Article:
elections: under the new constitution, the president elected to a five-year term (eligible for a second term); elections last held 13 March and 8 May 2005 (next to be held in 2010); prime minister appointed by the political party with a parliamentary majority
election results: Francois BOZIZE elected president; percent of second round balloting - Francois BOZIZE (KNK) 64.6%, Martin ZIGUELE (MLPC) 35.4%
Legislative branch:unicameral National Assembly or Assemblee Nationale (109 seats; members are elected by popular vote to serve five-year terms)
elections: last held 13 March 2005 and 8 May 2005 (next to be held in 2010)
election results: percent of vote by party - MLPC 43%, RDC 18%, MDD 9%, FPP 6%, PSD 5%, ADP 4%, PUN 3%, FODEM 2%, PLD 2%, UPR 1%, FC 1%, independents 6%; seats by party - MLPC 47, RDC 20, MDD 8, FPP 7, PSD 6, ADP 5, PUN 3, FODEM 2, PLD 2, UPR 1, FC 1, independents 7
Judicial branch:Supreme Court or Cour Supreme; Constitutional Court (3 judges appointed by the president, 3 by the president of the National Assembly, and 3 by fellow judges); Court of Appeal; Criminal Courts; Inferior Courts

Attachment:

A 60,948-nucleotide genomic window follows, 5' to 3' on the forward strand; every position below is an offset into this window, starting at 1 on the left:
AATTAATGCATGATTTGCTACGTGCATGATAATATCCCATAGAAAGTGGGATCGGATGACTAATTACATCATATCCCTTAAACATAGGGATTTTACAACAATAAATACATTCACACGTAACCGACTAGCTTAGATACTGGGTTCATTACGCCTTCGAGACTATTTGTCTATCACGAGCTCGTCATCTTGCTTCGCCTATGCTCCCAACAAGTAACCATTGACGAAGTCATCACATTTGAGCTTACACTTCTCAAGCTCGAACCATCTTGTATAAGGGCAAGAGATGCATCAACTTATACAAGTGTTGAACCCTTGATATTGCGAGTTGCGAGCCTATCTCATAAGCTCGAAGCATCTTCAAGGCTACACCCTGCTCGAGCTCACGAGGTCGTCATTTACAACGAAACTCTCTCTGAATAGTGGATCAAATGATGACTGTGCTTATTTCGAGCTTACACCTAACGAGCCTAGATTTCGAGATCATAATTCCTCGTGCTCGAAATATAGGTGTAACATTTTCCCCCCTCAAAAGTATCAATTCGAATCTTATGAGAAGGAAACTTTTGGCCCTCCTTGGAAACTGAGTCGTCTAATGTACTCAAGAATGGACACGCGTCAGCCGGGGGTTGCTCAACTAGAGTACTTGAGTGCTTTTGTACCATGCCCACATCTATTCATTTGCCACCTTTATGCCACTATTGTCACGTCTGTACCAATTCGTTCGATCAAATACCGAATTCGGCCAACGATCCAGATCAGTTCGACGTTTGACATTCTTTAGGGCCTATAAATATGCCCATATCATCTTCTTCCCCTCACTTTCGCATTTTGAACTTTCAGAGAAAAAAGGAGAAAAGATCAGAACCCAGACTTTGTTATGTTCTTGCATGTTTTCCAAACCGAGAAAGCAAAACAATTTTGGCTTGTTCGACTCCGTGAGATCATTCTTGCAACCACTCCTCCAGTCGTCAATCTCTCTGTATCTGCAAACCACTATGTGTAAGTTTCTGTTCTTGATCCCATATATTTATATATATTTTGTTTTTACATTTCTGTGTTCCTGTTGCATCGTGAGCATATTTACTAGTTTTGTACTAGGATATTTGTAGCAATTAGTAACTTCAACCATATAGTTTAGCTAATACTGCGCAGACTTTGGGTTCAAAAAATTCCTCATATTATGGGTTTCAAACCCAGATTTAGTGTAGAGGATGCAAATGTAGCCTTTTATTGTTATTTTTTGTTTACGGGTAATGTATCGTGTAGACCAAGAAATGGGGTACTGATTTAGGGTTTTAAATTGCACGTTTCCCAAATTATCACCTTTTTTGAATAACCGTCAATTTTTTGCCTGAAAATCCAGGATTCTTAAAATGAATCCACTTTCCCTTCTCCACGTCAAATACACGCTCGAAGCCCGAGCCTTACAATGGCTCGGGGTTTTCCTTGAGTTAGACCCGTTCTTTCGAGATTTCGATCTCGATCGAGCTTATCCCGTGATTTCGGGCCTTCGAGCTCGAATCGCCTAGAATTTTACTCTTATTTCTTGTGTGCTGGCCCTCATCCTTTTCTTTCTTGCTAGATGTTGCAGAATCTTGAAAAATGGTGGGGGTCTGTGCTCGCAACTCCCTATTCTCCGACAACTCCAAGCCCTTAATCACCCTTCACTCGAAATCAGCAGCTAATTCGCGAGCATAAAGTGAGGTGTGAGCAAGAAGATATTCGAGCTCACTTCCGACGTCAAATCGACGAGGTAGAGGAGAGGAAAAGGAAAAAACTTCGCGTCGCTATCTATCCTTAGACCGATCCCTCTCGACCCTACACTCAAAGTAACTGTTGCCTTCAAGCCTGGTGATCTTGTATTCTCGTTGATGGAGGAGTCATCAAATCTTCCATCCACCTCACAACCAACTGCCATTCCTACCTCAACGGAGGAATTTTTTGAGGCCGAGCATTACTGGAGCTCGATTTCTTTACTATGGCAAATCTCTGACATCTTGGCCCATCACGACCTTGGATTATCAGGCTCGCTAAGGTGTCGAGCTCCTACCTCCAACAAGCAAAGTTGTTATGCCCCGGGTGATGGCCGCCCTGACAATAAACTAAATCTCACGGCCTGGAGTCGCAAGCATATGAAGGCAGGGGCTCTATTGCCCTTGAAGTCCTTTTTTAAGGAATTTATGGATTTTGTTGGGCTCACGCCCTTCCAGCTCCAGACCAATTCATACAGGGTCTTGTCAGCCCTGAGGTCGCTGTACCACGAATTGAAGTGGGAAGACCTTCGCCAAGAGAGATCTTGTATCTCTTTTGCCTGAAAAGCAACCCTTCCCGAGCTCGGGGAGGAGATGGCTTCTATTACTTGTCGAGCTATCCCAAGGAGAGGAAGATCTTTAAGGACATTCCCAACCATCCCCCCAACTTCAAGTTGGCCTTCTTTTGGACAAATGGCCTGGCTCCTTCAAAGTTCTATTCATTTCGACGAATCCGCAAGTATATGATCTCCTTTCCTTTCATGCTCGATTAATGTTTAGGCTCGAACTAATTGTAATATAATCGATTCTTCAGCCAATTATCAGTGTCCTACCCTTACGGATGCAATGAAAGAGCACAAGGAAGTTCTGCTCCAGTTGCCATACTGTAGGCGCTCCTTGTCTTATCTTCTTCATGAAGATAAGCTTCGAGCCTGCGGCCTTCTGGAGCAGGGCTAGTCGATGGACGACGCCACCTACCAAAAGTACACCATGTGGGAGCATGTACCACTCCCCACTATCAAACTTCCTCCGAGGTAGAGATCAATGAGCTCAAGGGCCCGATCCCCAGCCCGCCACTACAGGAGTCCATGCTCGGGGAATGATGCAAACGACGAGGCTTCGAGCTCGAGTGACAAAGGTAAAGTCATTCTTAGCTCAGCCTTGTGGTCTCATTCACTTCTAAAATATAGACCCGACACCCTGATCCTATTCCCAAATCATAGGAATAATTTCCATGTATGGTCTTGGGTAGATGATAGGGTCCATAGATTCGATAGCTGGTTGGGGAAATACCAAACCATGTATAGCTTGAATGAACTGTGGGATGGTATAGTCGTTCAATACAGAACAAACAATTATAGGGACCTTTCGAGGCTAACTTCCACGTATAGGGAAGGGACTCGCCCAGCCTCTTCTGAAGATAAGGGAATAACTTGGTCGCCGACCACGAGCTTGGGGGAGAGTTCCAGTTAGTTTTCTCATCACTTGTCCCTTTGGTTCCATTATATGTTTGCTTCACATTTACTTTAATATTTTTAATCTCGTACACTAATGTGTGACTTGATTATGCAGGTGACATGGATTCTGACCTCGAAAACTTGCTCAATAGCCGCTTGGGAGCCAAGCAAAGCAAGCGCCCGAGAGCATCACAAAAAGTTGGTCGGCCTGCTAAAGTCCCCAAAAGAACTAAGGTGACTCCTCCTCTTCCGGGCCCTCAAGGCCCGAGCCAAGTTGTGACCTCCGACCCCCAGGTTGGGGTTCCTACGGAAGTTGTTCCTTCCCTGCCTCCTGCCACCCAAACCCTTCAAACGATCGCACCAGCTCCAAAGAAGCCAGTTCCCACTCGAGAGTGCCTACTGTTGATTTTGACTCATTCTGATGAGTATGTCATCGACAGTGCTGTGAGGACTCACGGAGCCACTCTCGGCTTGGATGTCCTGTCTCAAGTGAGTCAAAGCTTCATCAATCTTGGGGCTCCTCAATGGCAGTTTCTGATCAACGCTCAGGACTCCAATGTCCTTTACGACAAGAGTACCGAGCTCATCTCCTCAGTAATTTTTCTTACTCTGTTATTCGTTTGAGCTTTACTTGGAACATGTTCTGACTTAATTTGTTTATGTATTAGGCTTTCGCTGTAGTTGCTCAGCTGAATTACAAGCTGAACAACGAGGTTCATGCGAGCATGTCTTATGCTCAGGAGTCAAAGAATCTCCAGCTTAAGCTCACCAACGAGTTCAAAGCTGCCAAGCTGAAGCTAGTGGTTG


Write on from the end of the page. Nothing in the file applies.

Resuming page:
Political parties and leaders:Alliance for Democracy and Progress or ADP [Jacques MBOLIEDAS]; Central African Democratic Assembly or RDC [Andre KOLINGBA]; Civic Forum or FC [Gen. Timothee MALENDOMA]; Democratic Forum for Modernity or FODEM [Charles MASSI]; Liberal Democratic Party or PLD [Nestor KOMBO-NAGUEMON]; Movement for Democracy and Development or MDD [David DACKO]; Movement for the Liberation of the Central African People or MLPC [Ange-Felix PATASSE] (the party of deposed president); National Convergence or KNK; Patriotic Front for Progress or FPP [Abel GOUMBA]; People's Union for the Republic or UPR [Pierre Sammy MAKFOY]; National Unity Party or PUN [Jean-Paul NGOUPANDE]; Social Democratic Party or PSD [Enoch LAKOUE]
Political pressure groups and leaders:NA
Diplomatic representation in the US:chief of mission: Ambassador Emmanuel TOUABOY
chancery: 1618 22nd Street NW, Washington, DC 20008
telephone: [1] (202) 483-7800
FAX: [1] (202) 332-9893